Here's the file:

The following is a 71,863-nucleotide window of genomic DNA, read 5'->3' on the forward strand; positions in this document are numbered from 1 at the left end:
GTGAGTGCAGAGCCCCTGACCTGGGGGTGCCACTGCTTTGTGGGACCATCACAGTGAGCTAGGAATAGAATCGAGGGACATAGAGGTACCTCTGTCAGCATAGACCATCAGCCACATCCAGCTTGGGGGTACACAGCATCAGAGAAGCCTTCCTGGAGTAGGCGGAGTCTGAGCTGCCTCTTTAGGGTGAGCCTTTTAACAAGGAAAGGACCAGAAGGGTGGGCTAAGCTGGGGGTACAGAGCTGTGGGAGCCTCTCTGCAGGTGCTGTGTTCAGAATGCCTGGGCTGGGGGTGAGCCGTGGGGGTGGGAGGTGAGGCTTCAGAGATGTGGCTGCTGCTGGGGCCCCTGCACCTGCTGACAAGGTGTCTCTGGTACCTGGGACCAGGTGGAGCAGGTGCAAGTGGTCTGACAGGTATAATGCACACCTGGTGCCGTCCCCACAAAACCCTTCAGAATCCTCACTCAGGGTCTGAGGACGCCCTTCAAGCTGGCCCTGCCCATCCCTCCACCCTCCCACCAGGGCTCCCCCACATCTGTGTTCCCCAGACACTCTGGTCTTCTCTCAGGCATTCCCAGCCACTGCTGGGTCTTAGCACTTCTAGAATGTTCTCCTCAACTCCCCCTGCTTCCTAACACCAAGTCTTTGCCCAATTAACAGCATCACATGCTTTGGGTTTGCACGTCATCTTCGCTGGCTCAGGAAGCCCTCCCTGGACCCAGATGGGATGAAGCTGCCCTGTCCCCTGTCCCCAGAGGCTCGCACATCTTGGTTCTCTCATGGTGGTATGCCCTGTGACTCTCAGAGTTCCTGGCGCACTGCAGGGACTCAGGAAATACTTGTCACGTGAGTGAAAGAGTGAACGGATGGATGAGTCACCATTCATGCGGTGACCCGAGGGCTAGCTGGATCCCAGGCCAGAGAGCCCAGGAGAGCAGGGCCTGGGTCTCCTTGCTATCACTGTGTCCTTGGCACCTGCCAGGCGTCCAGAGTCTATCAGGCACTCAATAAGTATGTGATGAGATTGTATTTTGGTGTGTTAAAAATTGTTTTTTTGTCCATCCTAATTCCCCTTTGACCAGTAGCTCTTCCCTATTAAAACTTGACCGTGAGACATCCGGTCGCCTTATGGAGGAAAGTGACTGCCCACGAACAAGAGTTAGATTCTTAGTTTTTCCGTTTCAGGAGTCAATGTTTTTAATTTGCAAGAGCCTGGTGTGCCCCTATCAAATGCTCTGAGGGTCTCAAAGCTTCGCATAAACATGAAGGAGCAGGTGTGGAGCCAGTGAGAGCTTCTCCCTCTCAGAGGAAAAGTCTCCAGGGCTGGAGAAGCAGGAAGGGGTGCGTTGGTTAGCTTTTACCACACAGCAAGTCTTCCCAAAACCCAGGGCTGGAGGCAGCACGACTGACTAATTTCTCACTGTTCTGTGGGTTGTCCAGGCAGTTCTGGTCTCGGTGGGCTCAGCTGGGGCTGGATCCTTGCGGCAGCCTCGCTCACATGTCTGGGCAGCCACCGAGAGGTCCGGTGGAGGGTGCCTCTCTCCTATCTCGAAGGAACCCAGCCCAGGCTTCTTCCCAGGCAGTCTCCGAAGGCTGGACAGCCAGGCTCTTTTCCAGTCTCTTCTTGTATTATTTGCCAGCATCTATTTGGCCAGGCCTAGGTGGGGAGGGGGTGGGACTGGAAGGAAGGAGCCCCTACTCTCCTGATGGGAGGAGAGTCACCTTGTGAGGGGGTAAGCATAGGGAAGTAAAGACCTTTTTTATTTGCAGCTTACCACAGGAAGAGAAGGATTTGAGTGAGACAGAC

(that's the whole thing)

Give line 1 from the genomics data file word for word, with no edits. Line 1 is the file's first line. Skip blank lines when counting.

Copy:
The following is a 71,863-nucleotide window of genomic DNA, read 5'->3' on the forward strand; positions in this document are numbered from 1 at the left end: